When you owe money on a debt, the creditor can get a judgment against you and eventually garnish your wages to collect the money owed. A garnishment only involves money that you earn. When it comes to student aid, you do not have to worry about this money being garnished.
One of the most common forms of financial aid is the student loan. The federal government provides student loans in the form of Stafford and Perkins loans. With these types of loans, you are not actually earning any money. You are simply borrowing the money from the lender and paying it back in the future. Since you are not earning the money, your creditors cannot take the money you are borrowing in the form of student loans.
Another type of student financial aid is the federal grant. For example, the Pell Grant is a common form of student aid. With a Pell Grant, you are awarded a lump sum of money to help pay for educational expenses. Federal benefits are considered exempt from wage garnishment. You did not earn this money from working, and creditors cannot take it in the form of a wage garnishment.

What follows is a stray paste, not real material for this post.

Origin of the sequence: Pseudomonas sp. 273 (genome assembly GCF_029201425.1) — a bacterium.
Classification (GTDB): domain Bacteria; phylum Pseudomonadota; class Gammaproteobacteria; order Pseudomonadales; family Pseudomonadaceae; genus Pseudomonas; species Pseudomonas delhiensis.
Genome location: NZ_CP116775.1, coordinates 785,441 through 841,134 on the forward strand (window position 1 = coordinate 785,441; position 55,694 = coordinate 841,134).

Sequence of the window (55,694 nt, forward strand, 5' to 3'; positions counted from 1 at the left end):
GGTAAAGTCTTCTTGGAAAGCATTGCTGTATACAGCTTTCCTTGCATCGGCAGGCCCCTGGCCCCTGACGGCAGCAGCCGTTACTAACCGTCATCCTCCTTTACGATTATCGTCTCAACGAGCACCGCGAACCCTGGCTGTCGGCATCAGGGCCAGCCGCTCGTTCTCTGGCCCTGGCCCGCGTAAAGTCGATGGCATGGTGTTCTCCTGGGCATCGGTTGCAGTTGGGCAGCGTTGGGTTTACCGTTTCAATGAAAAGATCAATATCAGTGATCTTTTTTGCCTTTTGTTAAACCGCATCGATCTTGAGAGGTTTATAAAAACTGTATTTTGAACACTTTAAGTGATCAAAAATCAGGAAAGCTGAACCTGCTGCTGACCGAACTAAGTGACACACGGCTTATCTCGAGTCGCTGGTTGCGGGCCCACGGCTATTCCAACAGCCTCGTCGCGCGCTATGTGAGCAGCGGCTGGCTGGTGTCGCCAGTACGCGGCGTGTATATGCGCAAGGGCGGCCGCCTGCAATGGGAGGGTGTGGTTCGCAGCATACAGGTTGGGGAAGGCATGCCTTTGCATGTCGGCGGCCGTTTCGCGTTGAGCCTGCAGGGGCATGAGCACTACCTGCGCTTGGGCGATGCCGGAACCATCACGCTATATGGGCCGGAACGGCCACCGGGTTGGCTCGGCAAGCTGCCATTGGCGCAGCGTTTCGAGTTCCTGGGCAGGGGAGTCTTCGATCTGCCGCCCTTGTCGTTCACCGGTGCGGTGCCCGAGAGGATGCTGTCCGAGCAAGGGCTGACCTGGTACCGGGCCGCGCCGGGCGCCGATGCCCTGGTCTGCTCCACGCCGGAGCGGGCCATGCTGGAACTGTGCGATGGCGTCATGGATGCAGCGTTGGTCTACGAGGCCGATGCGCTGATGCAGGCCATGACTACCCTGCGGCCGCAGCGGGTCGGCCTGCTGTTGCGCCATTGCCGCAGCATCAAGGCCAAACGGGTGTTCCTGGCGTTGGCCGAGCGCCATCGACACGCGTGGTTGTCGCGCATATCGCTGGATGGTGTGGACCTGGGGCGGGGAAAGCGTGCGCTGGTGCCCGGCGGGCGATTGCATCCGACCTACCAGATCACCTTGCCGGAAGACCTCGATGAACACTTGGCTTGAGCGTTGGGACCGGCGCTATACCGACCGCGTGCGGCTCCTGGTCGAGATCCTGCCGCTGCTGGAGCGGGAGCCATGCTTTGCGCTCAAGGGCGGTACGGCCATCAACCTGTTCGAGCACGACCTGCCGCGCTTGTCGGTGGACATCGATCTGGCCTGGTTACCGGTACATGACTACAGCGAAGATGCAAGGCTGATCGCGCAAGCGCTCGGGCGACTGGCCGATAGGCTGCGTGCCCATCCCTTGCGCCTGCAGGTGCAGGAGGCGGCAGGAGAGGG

A private student loan is another form of student aid. With a private student loan, you borrow money from a private lender; the loan is based on your credit score and your ability to repay the amount borrowed. Creditors cannot garnish the amount of money that you get from the lender, because you are simply borrowing money, not earning it.
What Can Be Garnished?
When it comes to garnishing money, creditors can only garnish wages that you earn. Of that money, a maximum of 25 percent of what you earn can be garnished, according to federal laws. States also have laws, and some only allow a smaller percentage than 25 percent to be garnished. Before a creditor can garnish your wages, it must file a lawsuit and get a civil judgment against you in court. Following this, the creditor can get a writ of execution to enforce the judgment with a wage garnishment.